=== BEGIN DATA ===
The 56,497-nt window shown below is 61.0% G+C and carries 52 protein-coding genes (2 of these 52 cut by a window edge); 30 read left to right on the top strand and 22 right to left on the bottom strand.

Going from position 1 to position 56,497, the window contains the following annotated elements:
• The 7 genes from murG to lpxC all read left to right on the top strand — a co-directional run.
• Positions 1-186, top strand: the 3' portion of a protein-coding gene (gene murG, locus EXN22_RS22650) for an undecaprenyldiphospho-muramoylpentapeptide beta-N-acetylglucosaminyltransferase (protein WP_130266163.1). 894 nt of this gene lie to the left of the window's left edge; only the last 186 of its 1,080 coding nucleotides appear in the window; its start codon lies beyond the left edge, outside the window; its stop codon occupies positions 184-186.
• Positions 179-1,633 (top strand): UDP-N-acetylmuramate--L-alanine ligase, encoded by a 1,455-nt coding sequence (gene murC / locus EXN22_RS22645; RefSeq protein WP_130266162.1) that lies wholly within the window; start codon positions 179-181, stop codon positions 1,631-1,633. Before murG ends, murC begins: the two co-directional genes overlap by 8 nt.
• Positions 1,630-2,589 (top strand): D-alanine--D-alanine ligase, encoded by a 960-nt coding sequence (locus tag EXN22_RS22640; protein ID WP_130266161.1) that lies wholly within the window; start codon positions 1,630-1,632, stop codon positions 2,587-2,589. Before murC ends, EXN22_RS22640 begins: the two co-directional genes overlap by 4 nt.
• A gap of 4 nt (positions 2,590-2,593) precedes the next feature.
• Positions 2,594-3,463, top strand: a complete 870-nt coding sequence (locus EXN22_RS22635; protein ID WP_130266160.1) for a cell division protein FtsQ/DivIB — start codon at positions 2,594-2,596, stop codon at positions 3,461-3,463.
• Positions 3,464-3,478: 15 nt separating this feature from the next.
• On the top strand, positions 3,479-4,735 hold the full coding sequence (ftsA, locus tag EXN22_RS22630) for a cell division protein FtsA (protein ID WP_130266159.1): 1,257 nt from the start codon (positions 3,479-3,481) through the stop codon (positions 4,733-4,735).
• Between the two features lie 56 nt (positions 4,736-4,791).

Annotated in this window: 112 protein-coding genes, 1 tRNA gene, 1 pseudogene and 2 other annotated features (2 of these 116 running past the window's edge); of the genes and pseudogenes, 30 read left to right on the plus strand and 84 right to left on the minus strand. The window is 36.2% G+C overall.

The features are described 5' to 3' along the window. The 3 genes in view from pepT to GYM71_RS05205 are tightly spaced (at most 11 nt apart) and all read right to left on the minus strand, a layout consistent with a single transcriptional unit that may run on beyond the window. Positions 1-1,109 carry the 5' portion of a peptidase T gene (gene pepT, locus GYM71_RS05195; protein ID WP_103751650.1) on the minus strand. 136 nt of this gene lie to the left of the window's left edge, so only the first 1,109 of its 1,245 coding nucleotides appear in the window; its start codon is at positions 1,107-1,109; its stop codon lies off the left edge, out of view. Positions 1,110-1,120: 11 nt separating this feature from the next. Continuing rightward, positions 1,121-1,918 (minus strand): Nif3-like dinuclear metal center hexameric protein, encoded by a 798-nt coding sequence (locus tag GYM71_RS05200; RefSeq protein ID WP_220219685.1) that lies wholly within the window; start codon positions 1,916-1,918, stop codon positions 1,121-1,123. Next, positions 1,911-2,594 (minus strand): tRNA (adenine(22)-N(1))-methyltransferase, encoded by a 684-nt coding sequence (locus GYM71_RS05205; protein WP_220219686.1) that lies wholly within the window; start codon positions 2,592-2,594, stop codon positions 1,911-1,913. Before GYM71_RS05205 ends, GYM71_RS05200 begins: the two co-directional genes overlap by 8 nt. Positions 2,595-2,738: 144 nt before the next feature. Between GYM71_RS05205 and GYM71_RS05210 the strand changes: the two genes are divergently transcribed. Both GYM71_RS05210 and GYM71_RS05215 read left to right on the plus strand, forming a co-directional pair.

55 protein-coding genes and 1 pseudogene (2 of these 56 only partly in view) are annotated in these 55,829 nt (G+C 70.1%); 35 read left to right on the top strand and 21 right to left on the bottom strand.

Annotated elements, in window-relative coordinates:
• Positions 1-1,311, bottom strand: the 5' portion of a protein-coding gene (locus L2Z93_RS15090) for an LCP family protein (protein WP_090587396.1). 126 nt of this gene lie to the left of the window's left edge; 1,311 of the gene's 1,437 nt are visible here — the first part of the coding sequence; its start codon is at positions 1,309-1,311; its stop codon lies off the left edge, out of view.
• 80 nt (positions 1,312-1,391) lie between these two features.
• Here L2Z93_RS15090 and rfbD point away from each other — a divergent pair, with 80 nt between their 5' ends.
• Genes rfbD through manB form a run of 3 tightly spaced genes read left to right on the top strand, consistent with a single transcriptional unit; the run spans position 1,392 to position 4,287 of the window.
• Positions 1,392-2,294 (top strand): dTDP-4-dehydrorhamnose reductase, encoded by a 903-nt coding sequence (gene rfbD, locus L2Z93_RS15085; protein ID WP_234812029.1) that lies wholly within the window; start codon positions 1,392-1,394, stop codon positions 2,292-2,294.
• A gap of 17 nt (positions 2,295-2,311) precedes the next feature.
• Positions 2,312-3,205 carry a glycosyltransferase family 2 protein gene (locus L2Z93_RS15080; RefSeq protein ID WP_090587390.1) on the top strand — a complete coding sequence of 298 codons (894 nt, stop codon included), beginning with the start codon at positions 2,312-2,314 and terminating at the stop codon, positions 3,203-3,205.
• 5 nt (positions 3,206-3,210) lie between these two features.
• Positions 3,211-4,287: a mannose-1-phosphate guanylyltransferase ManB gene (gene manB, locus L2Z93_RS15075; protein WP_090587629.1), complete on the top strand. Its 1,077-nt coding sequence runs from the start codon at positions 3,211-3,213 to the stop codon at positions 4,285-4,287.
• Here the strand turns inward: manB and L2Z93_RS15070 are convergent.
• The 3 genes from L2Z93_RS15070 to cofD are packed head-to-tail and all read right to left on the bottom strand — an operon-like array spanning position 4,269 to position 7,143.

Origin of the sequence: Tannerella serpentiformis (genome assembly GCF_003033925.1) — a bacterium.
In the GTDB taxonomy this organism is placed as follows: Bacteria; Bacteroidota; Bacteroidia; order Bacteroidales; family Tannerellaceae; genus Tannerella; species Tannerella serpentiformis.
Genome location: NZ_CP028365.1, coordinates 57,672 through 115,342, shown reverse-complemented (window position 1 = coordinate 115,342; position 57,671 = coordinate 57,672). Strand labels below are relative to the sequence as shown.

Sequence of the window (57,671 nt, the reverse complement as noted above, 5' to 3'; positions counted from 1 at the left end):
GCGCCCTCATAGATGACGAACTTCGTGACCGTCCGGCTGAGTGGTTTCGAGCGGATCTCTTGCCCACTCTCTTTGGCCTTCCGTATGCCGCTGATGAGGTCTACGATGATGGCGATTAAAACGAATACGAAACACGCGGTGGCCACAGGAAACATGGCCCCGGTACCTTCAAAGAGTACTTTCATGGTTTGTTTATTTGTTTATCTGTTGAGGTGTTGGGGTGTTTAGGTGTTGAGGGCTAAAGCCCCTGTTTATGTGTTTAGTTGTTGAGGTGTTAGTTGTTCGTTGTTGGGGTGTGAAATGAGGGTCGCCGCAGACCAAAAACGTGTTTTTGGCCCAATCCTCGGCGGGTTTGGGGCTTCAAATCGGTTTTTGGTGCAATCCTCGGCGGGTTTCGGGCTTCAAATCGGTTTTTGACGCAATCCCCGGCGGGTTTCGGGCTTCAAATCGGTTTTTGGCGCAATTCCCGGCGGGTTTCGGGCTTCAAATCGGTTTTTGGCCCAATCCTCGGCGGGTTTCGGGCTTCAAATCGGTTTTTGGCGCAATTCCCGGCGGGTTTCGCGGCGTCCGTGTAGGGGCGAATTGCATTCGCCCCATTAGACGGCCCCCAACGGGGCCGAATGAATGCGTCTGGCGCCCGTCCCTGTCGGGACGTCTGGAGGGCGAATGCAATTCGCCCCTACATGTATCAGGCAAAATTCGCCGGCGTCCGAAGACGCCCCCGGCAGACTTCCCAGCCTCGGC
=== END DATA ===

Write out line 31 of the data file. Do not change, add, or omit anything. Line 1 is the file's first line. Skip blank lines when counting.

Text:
GCGCCCTCATAGATGACGAACTTCGTGACCGTCCGGCTGAGTGGTTTCGAGCGGATCTCTTGCCCACTCTCTTTGGCCTTCCGTATGCCGCTGATGAGGTCTACGATGATGGCGATTAAAACGAATACGAAACACGCGGTGGCCACAGGAAACATGGCCCCGGTACCTTCAAAGAGTACTTTCATGGTTTGTTTATTTGTTTATCTGTTGAGGTGTTGGGGTGTTTAGGTGTTGAGGGCTAAAGCCCCTGTTTATGTGTTTAGTTGTTGAGGTGTTAGTTGTTCGTTGTTGGGGTGTGAAATGAGGGTCGCCGCAGACCAAAAACGTGTTTTTGGCCCAATCCTCGGCGGGTTTGGGGCTTCAAATCGGTTTTTGGTGCAATCCTCGGCGGGTTTCGGGCTTCAAATCGGTTTTTGACGCAATCCCCGGCGGGTTTCGGGCTTCAAATCGGTTTTTGGCGCAATTCCCGGCGGGTTTCGGGCTTCAAATCGGTTTTTGGCCCAATCCTCGGCGGGTTTCGGGCTTCAAATCGGTTTTTGGCGCAATTCCCGGCGGGTTTCGCGGCGTCCGTGTAGGGGCGAATTGCATTCGCCCCATTAGACGGCCCCCAACGGGGCCGAATGAATGCGTCTGGCGCCCGTCCCTGTCGGGACGTCTGGAGGGCGAATGCAATTCGCCCCTACATGTATCAGGCAAAATTCGCCGGCGTCCGAAGACGCCCCCGGCAGACTTCCCAGCCTCGGC